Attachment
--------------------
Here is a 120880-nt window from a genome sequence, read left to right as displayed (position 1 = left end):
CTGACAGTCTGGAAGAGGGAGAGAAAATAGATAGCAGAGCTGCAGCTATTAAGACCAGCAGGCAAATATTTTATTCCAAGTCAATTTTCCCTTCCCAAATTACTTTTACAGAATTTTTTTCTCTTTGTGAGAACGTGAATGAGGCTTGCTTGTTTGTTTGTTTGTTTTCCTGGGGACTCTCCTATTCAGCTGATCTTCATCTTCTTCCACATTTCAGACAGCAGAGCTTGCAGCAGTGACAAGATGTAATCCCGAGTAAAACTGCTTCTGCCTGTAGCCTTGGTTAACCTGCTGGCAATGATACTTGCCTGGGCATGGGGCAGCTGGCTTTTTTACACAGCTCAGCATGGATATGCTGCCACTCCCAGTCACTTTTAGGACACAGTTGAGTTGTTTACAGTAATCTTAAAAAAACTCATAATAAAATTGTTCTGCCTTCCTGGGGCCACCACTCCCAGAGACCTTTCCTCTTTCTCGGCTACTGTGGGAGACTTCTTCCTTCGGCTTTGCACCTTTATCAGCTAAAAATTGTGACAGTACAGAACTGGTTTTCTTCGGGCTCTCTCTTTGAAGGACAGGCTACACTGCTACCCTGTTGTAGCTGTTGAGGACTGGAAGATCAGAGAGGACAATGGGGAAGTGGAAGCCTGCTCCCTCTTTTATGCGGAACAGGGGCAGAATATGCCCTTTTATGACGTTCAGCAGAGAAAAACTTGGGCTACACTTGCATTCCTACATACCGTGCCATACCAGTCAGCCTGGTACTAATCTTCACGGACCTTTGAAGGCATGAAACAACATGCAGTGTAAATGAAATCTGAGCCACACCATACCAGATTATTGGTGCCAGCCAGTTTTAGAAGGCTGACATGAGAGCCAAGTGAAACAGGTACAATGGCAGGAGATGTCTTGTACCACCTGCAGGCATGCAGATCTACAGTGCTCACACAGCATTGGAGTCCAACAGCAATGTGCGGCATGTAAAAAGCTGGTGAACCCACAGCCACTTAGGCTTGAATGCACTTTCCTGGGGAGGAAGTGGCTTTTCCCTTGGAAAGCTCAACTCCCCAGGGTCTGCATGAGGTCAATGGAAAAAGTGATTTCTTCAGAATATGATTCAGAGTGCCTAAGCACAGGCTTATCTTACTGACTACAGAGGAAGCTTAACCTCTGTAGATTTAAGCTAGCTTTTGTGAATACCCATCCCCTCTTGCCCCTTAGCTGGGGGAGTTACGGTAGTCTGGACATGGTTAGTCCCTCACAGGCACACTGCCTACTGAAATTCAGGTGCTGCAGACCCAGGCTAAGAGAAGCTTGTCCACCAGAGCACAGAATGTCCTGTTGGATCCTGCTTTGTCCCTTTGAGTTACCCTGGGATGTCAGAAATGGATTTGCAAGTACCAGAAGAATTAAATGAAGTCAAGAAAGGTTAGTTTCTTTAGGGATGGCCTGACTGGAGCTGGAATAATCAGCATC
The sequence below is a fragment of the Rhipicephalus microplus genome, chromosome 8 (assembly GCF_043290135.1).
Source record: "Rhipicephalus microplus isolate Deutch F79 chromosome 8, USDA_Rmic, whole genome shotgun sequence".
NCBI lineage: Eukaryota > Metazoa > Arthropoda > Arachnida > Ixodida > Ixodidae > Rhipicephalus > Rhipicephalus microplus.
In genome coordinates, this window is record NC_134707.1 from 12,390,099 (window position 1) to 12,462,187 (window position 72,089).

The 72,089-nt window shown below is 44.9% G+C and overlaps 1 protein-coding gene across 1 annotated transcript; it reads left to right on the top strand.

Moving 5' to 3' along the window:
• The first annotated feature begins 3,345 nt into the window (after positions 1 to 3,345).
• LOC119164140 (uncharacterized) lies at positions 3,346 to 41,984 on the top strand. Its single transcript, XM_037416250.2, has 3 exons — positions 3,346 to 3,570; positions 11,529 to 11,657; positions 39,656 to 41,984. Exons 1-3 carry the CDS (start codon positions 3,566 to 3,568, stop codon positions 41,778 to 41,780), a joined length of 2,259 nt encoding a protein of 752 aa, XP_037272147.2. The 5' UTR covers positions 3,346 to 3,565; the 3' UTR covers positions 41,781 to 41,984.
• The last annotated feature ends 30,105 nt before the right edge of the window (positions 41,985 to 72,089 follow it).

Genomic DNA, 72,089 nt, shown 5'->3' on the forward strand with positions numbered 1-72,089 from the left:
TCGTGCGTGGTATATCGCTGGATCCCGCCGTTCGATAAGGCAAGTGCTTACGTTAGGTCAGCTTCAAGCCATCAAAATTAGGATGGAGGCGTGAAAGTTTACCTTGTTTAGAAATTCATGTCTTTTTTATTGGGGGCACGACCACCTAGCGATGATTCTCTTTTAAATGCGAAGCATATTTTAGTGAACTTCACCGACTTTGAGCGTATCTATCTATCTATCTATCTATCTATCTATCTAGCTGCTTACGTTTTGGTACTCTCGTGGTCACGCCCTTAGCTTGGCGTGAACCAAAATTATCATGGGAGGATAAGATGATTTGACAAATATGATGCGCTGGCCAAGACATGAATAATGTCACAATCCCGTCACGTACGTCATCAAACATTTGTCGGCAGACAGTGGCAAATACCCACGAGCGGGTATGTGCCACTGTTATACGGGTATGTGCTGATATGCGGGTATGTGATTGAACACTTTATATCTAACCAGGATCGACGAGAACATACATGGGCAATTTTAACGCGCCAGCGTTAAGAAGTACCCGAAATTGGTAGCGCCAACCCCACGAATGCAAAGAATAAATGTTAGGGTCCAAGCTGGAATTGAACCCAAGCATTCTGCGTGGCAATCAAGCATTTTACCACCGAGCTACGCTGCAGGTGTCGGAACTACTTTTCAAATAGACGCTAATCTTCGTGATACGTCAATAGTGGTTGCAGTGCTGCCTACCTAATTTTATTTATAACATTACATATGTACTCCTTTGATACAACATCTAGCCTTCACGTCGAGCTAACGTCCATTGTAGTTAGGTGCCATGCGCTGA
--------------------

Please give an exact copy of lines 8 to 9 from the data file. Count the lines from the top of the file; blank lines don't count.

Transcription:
Moving 5' to 3' along the window:
• The first annotated feature begins 3,345 nt into the window (after positions 1 to 3,345).